Dear --FNAME--,
The new commendations are in the mail, honoring each of the brave, caring people whose stories are here.

Capital-G Giraffes can show us all the way to lead meaningful, engaged lives—even when said Giraffes are kids. This time you'll meet two youngsters who are already impacting their world. They and their fellow Giraffes can light up your day, even in these dark times.

As long as there are Giraffes, there's hope—Ann Medlock, Founder
These are "teasers," quick looks at the new Giraffes.
For each full story, click on the name (in blue)
and you'll be transported instantly to our free online database. 
There, you'll also find a link to the Giraffe's website, if there is one.
It's a way you can keep track of them in the future,
and support their work if you choose to.

Nine-year-old Dane Best discovered that an old law made it illegal to throw snowballs in his snowy hometown, Severance, Colorado. He did some research, collected petition signatures, got classmates to write letters to the town council, and gave a slide presentation to council members, who then unanimously overturned the old law. He then found a town law that says only dogs and cats can be household pets. Dane has a pet hamster. He's preparing his next case.

When he was nine years old, Milo Cress watched people in a restaurant ignore the plastic straws they were served. He asked the restaurant owner to serve straws only by request, and the owner agreed. 

Milo then set out to stop this form of plastic waste far and wide, resulting in a city-wide ban in Seattle, a world-wide policy change by Starbucks, and thousands of other students joining him in working against pollution by plastics.

Mercedes Delgado, a teacher in Cusco, Peru, teamed up with Celeste Marion, a psychologist visiting Peru from Seattle, to educate Peruvian children with disabilities. On next to no money, they started an after-school program that soon developed into the nonprofit organization, Manos Unidas, and then a private school, Camino Nuevo. Despite cultural disapproval, daunting financial challenges, and grueling work schedules, the two women now serve dozens of children who wouldn’t otherwise have been in school. Their motto: "These children can be educated."

The daughter of Sandy and Lonnie Phillips was gunned down, along with many others, in the 2012 Aurora, Colorado mass shooting. The Phillips sued the E-tailers who provided the killer with guns and ammunition without a background check. The case was dismissed, and they were ordered to pay the E-tailers $203,000. They refused to pay, declared bankruptcy, and now travel the country, providing support, services, and oral histories for survivors of violence, and advocating for better gun controls.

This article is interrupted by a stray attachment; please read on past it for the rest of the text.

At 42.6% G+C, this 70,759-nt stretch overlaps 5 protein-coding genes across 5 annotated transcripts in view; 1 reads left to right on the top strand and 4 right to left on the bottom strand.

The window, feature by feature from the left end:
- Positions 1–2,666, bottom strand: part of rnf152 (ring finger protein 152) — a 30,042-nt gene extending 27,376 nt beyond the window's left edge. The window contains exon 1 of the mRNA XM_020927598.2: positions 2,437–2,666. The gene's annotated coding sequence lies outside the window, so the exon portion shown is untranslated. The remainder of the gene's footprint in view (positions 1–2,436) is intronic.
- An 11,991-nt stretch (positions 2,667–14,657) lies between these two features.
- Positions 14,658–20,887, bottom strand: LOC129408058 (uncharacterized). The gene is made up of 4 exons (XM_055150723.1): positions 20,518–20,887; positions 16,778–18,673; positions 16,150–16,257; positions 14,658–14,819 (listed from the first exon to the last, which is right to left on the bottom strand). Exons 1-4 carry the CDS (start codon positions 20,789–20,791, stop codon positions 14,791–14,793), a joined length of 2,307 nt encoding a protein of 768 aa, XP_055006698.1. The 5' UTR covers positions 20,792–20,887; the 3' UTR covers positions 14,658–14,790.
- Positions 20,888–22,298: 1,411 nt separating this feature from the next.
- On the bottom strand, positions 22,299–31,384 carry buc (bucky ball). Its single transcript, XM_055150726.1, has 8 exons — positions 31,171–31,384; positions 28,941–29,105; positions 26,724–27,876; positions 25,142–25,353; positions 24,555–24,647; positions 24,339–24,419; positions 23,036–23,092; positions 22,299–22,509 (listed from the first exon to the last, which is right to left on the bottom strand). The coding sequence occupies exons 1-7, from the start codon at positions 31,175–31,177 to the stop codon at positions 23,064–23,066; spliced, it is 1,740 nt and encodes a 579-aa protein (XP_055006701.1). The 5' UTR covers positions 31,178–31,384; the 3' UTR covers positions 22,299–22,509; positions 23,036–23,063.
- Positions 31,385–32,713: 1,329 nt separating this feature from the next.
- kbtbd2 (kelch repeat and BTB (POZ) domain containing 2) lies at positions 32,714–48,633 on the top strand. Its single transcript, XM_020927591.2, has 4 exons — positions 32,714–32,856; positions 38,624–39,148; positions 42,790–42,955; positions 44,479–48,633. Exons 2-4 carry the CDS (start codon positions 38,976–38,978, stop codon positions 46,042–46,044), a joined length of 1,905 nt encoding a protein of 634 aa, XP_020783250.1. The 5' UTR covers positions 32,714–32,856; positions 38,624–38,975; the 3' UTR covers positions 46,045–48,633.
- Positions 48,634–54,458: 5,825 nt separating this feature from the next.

Their newest effort is a national campaign that exposes members of Congress who have accepted money from the NRA and have failed to enact legislation to stop the slaughter. "30 Billboards Outside Cowardly Incumbents” puts up billboards in the home districts of legislators who take NRA money and refuse to increase gun controls.

Marty Rosenbluth works pro bono as an attorney for Mexican immigrants who are detained at a detention facility in rural Georgia. The facility, which has been called the worst in the US, typically deports those detainees, with the help of Immigration and Customs Enforcement (ICE) officials as well as judges sympathetic to ICE’s policies. Rosenbluth is usually the only attorney at the facility and the only hope for many of the detainees.

Wang Enlin is a Chinese farmer who sued a large chemical corporation for polluting farmland and lakes around his village. With no formal education beyond the third grade, he spent years reading dictionaries and books about the law and the environment in order to muster the evidence he would need in court. Fourteen years after the initial offense, Wang’s case was heard in court; two years after that, the court found in favor of the villagers and ordered the company to compensate them. The company appealed, the case was overruled, and Wang appealed that ruling. Now burdened with lung problems, Wang continues to challenge the authorities and teach his fellow villagers about their rights.
We hope these Giraffe Heroes made your day.
Our rare emails give you the new Giraffes. 
To meet more real heroes, LIKE Giraffe Heroes on Facebook,
where we post Giraffe stories every day
from the vast storybank we've created over the decades.
You'll like it. We promise.

PO Box 759 Langley, WA 98260
Phone: 360-221-7989  |  Fax: 360-221-7817